S.Con.Res.45 - A concurrent resolution expressing the sense of Congress that the Humane Methods of Slaughter Act of 1958 should be fully enforced so as to prevent needless suffering of animals.107th Congress (2001-2002)
Concurrent ResolutionHide Overview
|Sponsor:||Sen. Fitzgerald, Peter [R-IL] (Introduced 06/05/2001)|
|Committees:||Senate - Agriculture, Nutrition, and Forestry | House - Agriculture|
|Latest Action:||House - 08/06/2001 Referred to the Subcommittee on Livestock and Horticulture. (All Actions)|
This bill has the status Agreed to in Senate
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Text: S.Con.Res.45 — 107th Congress (2001-2002)All Information (Except Text)
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Referred in House (08/01/2001)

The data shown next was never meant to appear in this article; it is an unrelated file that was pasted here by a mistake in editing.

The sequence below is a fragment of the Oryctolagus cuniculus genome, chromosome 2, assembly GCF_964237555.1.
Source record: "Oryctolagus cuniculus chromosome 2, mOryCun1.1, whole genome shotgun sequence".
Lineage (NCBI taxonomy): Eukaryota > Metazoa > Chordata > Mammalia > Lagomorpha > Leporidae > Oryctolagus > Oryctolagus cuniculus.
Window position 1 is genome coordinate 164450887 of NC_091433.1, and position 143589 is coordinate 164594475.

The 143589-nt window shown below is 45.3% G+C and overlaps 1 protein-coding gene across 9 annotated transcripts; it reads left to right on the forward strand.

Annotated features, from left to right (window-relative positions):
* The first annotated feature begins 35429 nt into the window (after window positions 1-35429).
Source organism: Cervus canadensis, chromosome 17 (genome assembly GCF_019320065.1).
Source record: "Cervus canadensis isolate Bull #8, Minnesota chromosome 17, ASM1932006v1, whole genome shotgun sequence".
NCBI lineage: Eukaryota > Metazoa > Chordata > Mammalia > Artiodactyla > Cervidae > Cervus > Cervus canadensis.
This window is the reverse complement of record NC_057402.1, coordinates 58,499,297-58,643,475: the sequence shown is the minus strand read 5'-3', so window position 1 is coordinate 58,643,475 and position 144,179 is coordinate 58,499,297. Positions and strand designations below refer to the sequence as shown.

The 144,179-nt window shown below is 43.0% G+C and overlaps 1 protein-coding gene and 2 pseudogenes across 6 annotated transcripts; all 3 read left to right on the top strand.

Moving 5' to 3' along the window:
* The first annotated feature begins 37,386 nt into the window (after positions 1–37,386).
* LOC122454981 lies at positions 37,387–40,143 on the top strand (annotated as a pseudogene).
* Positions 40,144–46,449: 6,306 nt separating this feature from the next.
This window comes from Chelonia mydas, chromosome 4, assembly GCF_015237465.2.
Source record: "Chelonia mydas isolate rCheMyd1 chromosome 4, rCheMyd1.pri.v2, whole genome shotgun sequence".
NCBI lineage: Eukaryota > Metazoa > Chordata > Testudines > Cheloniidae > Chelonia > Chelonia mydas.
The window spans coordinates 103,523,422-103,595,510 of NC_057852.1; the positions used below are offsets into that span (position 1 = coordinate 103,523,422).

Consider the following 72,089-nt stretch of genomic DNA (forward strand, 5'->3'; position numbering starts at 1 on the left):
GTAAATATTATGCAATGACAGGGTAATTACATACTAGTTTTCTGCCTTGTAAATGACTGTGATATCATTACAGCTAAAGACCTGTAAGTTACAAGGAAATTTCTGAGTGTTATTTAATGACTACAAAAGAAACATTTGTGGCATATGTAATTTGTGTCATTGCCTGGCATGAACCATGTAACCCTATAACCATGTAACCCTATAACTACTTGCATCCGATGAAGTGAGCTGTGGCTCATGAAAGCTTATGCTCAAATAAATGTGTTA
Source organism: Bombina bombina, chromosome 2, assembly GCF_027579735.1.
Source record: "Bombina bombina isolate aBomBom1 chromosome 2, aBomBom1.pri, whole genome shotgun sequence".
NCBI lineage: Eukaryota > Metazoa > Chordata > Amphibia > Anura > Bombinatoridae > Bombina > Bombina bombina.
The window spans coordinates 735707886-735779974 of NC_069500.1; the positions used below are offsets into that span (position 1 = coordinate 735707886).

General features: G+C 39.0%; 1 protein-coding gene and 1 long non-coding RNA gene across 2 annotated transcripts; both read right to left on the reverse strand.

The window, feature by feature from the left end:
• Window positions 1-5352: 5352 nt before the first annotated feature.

[Congressional Bills 107th Congress] [From the U.S. Government Printing Office] [S. Con. Res. 45 Referred in House (RFH)] 1st Session S. CON. RES. 45 _______________________________________________________________________ IN THE HOUSE OF REPRESENTATIVES August 1, 2001 Referred to the Committee on Agriculture _______________________________________________________________________ CONCURRENT RESOLUTION Expressing the sense of the Congress that the Humane Methods of Slaughter Act of 1958 should be fully enforced so as to prevent needless suffering of animals. Whereas public demand for passage of Public Law 85-765 (commonly known as the ``Humane Methods of Slaughter Act of 1958'') (7 U.S.C. 1901 et seq.) was so great that when President Eisenhower was asked at a press conference if he would sign the bill, he replied, ``If I went by mail, I'd think no one was interested in anything but humane slaughter''; Whereas the Act requires that animals be rendered insensible to pain when they are slaughtered; Whereas on April 10, 2001, a Washington Post front page article reported that enforcement records, interviews, videos, and worker affidavits describe repeated violations of the Act and that the Federal Government took no action against a company that was cited 22 times in 1998 for violations of the Act; Whereas the article asserted that in 1998, the Secretary of Agriculture stopped tracking the number of humane-slaughter violations; Whereas the article concluded that scientific evidence shows tangible economic benefits when animals are treated well; Whereas the United States Animal Health Association passed a resolution at an October 1998 meeting to encourage strong enforcement of the Act and reiterated support for the resolution at a meeting in 2000; and Whereas it is the responsibility of the Secretary of Agriculture to enforce the Act fully: Now, therefore, be it Resolved by the Senate (the House of Representatives concurring), SECTION 1. HUMANE METHODS OF ANIMAL SLAUGHTER. It is the sense of Congress that-- (1) the Secretary of Agriculture should-- (A) resume tracking the number of violations of Public Law 85-765 (7 U.S.C. 1901 et seq.) and report the results and relevant trends annually to Congress; and (B) fully enforce Public Law 85-765 by ensuring that humane methods in the slaughter of livestock-- (i) prevent needless suffering; (ii) result in safer and better working conditions for persons engaged in the slaughtering of livestock; (iii) bring about improvement of products and economies in slaughtering operations; and (iv) produce other benefits for producers, processors, and consumers that tend to expedite an orderly flow of livestock and livestock products in interstate and foreign commerce; and (2) it should be the policy of the United States that the slaughtering of livestock and the handling of livestock in connection with slaughter shall be carried out only by humane methods. Passed the Senate July 31, 2001. Attest: JERI THOMSON, Secretary.